Russia’s presidential election disallows candidate with anti-war stance.

A disqualified candidate who aimed to end the conflict in Ukraine has been prevented from running against Vladimir Putin in Russia’s presidential election due to alleged flaws in her application.
A former TV journalist’s bid to register as a candidate was rejected unanimously by members of the central electoral commission in Moscow. The candidate, Yekaterina Duntsova, wanted to run on a platform to bring an end to the war in Ukraine and ensure the release of political prisoners.
Critics of Putin see Duntsova’s disqualification as evidence that individuals with genuine opposition views will not be permitted to stand against him in the upcoming election. They view the electoral process as a sham with a predetermined outcome.
The Kremlin asserts that Putin will win because he enjoys substantial support from society, as evidenced by opinion poll ratings of approximately 80%.
After her rejection, Ella Pamfilova, head of the electoral commission, offered words of consolation to Duntsova, reminding her that she is young and has her whole life ahead of her. Pamfilova also emphasized that any negative experience can be turned into a positive one.
Screenshots posted by a Telegram channel representing Duntsova displayed documents deemed to be lacking proper signatures by the commission.
Duntsova, aged 40, explained to reporters that her team had hastily assembled the application and encountered difficulties finding a lawyer to certify the bid, as numerous others declined to assist.
She mentioned approaching veteran liberal politician Grigory Yavlinsky to explore the option of submitting a new application as a representative of his Yabloko party. However, Yavlinsky stated in a YouTube interview that Yabloko would not endorse her candidacy because they do not know her.
Duntsova had submitted her papers to the electoral commission less than 72 hours prior to her disqualification. Pro-Kremlin state media largely ignored her candidacy and also refrained from reporting on her disqualification.
When Duntsova announced her intention to run, commentators described her as crazy, brave, or part of a Kremlin-scripted plan to create a façade of competition.
In an interview with Reuters in November, she stated, “Any sane person taking this step would be afraid – but fear must not win.”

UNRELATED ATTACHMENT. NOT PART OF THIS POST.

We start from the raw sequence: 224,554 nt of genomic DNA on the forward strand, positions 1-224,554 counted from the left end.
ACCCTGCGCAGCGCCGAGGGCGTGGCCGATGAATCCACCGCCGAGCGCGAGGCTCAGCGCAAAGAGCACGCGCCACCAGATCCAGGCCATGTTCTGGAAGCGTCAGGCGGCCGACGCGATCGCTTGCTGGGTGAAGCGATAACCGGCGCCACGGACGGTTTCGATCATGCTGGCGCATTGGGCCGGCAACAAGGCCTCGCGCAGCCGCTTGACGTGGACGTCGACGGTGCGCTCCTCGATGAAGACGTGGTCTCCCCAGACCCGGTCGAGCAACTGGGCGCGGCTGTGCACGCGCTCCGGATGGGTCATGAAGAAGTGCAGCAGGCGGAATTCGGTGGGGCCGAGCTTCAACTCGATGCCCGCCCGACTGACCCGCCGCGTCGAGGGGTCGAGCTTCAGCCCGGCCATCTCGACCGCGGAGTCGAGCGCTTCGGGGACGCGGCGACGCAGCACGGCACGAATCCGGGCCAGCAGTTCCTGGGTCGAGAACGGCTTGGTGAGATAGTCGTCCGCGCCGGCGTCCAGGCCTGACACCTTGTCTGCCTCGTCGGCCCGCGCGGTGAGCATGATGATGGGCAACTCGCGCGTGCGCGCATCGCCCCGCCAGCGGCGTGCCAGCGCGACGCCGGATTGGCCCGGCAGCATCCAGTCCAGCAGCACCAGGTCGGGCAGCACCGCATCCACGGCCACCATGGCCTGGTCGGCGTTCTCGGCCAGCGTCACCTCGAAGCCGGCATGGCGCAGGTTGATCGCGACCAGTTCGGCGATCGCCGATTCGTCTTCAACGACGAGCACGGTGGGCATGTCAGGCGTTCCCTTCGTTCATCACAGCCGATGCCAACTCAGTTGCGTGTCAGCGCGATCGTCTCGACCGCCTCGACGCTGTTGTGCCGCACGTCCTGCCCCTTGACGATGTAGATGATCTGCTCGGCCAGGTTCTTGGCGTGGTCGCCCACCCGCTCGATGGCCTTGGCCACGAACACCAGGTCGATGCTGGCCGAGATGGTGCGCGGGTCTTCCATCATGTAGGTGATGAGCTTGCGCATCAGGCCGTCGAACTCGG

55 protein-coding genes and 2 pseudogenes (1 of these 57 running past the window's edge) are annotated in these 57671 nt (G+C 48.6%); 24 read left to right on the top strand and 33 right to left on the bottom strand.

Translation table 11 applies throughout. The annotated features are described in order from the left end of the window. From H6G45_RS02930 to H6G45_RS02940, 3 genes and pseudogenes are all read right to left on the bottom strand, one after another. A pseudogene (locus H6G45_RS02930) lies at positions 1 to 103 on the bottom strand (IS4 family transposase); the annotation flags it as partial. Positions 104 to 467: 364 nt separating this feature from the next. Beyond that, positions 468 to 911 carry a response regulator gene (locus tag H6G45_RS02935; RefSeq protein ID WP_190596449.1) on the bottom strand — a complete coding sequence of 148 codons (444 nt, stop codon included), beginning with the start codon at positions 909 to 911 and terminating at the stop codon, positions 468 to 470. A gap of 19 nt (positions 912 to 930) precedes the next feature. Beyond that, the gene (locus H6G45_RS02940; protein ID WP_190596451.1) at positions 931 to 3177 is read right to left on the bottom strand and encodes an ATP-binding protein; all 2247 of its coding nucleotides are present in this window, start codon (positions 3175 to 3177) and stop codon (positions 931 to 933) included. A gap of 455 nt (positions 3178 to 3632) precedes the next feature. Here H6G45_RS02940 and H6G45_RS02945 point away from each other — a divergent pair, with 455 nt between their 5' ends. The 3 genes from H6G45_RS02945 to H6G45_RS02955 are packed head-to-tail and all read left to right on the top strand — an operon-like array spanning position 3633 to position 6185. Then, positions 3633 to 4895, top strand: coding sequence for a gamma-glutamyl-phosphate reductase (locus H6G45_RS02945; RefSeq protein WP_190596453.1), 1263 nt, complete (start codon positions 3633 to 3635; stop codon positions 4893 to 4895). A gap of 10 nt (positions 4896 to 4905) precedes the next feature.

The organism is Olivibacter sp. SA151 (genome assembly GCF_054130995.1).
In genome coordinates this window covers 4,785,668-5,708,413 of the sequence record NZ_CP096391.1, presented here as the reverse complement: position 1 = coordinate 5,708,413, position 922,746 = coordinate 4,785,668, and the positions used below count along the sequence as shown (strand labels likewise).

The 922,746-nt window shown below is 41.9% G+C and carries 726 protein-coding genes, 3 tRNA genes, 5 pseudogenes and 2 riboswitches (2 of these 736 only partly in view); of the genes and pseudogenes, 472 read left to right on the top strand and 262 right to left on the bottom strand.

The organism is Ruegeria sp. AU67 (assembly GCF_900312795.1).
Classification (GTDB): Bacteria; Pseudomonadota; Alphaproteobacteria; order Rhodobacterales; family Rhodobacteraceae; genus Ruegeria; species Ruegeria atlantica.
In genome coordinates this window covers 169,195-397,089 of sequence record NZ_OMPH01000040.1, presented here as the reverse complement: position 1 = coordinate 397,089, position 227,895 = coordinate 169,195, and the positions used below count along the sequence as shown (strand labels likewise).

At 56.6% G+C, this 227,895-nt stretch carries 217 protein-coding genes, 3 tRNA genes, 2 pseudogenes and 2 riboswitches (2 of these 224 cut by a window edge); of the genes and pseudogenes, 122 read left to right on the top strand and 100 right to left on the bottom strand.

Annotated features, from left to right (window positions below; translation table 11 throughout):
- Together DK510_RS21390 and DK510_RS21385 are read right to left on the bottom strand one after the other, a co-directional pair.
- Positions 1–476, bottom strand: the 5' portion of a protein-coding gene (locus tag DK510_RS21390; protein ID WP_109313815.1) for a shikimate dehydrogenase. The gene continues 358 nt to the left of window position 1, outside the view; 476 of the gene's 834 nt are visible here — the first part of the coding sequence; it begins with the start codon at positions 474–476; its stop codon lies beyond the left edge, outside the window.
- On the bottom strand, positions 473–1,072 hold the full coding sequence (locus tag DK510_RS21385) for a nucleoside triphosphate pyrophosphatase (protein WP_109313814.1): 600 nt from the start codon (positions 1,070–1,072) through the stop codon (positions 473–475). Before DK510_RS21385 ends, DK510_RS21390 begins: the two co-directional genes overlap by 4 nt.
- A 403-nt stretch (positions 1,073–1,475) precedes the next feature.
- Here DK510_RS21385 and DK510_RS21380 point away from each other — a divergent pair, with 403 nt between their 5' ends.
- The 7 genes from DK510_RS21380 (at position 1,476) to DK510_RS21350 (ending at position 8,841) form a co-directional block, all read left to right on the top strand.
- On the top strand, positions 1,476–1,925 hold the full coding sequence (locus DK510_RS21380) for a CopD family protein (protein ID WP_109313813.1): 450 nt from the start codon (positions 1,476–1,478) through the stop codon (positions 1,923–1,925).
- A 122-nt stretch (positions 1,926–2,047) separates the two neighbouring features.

Abbas Gallyamov, a former Kremlin speechwriter now labeled as a “foreign agent” by the authorities, claimed that Putin did not want to risk a scenario similar to Alexander Lukashenko’s. Gallyamov noted that Lukashenko clung to power in 2020 through substantial ballot rigging to claim victory over opposition candidate Sviatlana Tsikhanouskaya.
Gallyamov wrote on Telegram, “The Tsikhanouskaya effect is absolutely possible, and in the Kremlin they understand that.”
With Putin fully controlling the mechanisms of power, both supporters and opponents believe that he will effortlessly secure a new six-year term. If completed, it would make him Russia’s longest-serving ruler since the 18th century, surpassing all previous Soviet leaders, including Josef Stalin.
Alexei Navalny, Putin’s most prominent opponent, is currently serving prison sentences totaling more than 30 years. Navalny’s supporters remain unaware of his whereabouts after being informed that he had been transferred from his penal colony earlier this month. Lawyers had their last access to him on December 6.
The Russian Communist Party, whose candidates have consistently finished far behind Putin in elections since 2000, met on Saturday to nominate Nikolai Kharitonov, a 75-year-old who previously ran in 2004 and secured 14% of the vote compared to Putin’s 71%.
Another opposition party in parliament, the A Just Russia – For Truth party, announced that it would support Putin’s candidacy, as reported by state news agency RIA.

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